Internet of Things

The Internet of Things (IoT) is a system of interrelated computing devices, mechanical and digital machines, objects, animals or people that are provided with unique identifiers and the ability to transfer data over a network without requiring human-to-human or human-to-computer interaction.

The IoT can be applied to things like transportation networks: “smart cities” which can help us reduce waste and improve efficiency for things such as energy use; this helping us understand and improve how we work and live.

How can IoT help?

IoT platforms can help organizations reduce cost through improved process efficiency, asset utilization and productivity. With improved tracking of devices/objects using sensors and connectivity, they can benefit from real-time insights and analytics, which would help them make smarter decisions. The growth and convergence of data, processes and things on the internet would make such connections more relevant and important, creating more opportunities for people, businesses and industries.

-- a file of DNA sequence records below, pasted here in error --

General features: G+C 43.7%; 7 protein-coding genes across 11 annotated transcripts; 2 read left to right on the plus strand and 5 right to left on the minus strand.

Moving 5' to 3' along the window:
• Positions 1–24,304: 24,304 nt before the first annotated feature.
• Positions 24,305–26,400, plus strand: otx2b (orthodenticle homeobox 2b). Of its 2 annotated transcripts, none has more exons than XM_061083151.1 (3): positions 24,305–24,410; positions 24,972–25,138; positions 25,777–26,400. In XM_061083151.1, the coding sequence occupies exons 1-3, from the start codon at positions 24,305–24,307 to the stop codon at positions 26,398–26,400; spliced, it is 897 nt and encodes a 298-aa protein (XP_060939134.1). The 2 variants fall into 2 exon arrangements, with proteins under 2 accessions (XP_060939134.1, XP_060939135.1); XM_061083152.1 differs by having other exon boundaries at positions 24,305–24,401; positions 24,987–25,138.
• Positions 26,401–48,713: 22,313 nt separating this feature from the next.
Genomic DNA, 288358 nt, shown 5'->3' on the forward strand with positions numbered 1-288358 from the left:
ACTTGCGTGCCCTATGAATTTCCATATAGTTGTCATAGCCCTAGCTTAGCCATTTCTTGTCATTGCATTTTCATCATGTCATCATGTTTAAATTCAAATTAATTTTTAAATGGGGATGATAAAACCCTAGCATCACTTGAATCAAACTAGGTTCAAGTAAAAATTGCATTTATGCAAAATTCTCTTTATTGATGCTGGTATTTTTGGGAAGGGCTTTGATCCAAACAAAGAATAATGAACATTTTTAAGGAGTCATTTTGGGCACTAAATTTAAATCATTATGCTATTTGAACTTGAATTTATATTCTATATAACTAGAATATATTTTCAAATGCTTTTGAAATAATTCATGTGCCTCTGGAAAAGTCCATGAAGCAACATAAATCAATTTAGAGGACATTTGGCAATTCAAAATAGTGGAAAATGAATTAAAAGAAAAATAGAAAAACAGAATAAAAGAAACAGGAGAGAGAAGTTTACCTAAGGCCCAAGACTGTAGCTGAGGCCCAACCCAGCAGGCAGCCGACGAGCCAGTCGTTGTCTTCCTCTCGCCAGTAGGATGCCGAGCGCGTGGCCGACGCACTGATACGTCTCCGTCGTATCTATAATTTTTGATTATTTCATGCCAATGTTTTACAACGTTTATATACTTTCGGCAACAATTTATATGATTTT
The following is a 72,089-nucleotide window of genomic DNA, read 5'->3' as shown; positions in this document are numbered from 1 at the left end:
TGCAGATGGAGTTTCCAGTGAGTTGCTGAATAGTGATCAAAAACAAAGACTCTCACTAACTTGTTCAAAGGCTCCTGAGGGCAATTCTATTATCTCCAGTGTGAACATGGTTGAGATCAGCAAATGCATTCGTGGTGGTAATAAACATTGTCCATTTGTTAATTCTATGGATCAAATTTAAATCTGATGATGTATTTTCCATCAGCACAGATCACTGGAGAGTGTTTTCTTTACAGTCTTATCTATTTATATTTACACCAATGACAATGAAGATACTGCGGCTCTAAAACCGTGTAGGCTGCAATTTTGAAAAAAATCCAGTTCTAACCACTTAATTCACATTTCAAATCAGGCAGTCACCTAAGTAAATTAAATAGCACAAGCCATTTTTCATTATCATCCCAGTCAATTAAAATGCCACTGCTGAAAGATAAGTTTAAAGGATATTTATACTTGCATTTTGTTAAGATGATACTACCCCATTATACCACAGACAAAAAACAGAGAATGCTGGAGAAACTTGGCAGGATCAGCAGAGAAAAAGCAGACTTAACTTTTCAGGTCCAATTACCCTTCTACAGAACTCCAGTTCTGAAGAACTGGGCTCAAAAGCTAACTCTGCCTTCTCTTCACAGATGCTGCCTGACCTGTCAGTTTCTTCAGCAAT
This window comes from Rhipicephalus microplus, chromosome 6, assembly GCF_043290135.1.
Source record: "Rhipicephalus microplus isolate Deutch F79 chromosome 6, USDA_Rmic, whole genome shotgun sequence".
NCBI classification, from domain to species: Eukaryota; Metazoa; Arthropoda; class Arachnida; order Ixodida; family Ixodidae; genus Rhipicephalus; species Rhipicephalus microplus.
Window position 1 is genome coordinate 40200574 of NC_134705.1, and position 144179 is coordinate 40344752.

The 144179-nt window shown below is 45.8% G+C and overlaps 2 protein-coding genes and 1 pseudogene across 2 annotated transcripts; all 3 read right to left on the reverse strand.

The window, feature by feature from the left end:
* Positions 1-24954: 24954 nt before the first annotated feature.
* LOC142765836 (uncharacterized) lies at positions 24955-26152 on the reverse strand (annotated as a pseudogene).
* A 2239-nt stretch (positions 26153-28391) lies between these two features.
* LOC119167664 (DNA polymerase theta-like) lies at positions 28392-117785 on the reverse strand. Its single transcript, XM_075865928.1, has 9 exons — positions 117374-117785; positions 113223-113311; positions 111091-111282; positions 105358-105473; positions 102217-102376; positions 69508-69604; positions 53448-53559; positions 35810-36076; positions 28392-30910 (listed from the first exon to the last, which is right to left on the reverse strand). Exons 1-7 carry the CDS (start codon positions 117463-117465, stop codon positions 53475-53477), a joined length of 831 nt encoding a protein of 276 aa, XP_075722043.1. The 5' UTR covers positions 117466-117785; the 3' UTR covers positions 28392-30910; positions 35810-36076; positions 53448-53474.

IoT Examples

Examples of objects that can fall into the scope of Internet of Things include connected security systems, thermostats, cars, electronic appliances, and lights in household and commercial environments, alarm clocks, speaker systems, vending machines and more.

Practical applications of IoT technology can be found in many industries today, including precision agriculture, building management, healthcare, energy and transportation.

Businesses can leverage IoT applications to automate safety tasks (for example, notify authorities when a fire extinguisher in the building is blocked) to performing real-world A/B testing using networked cameras and sensors to detect how customers engage with products.

The Future of IoT

As far as the reach of the Internet of Things, there are more than 12 billion devices that can currently connect to the Internet, and researchers at IDC estimate that by 2020 there will be 26 times more connected things than people.

According to Gartner, consumer applications will drive the number of connected things, while enterprise will account for most of the revenue. IoT adoption is growing, with manufacturing and utilities estimated to have the largest installed base of Things by 2020.


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